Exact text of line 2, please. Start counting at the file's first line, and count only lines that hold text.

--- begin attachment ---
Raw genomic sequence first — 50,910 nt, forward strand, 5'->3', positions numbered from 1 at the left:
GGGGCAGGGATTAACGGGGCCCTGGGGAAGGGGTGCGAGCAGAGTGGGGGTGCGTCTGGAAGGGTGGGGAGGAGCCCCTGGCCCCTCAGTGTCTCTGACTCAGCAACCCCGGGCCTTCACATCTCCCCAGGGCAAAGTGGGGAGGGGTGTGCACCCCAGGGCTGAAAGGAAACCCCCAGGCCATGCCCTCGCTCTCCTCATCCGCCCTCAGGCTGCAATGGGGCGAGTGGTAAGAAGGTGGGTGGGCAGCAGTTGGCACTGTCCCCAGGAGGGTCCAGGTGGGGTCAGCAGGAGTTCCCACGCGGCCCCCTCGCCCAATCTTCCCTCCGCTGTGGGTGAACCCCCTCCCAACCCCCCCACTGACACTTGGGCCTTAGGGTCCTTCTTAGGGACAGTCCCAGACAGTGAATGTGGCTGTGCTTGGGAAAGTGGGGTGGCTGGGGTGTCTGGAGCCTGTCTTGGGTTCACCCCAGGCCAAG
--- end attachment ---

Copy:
GGGGCAGGGATTAACGGGGCCCTGGGGAAGGGGTGCGAGCAGAGTGGGGGTGCGTCTGGAAGGGTGGGGAGGAGCCCCTGGCCCCTCAGTGTCTCTGACTCAGCAACCCCGGGCCTTCACATCTCCCCAGGGCAAAGTGGGGAGGGGTGTGCACCCCAGGGCTGAAAGGAAACCCCCAGGCCATGCCCTCGCTCTCCTCATCCGCCCTCAGGCTGCAATGGGGCGAGTGGTAAGAAGGTGGGTGGGCAGCAGTTGGCACTGTCCCCAGGAGGGTCCAGGTGGGGTCAGCAGGAGTTCCCACGCGGCCCCCTCGCCCAATCTTCCCTCCGCTGTGGGTGAACCCCCTCCCAACCCCCCCACTGACACTTGGGCCTTAGGGTCCTTCTTAGGGACAGTCCCAGACAGTGAATGTGGCTGTGCTTGGGAAAGTGGGGTGGCTGGGGTGTCTGGAGCCTGTCTTGGGTTCACCCCAGGCCAAG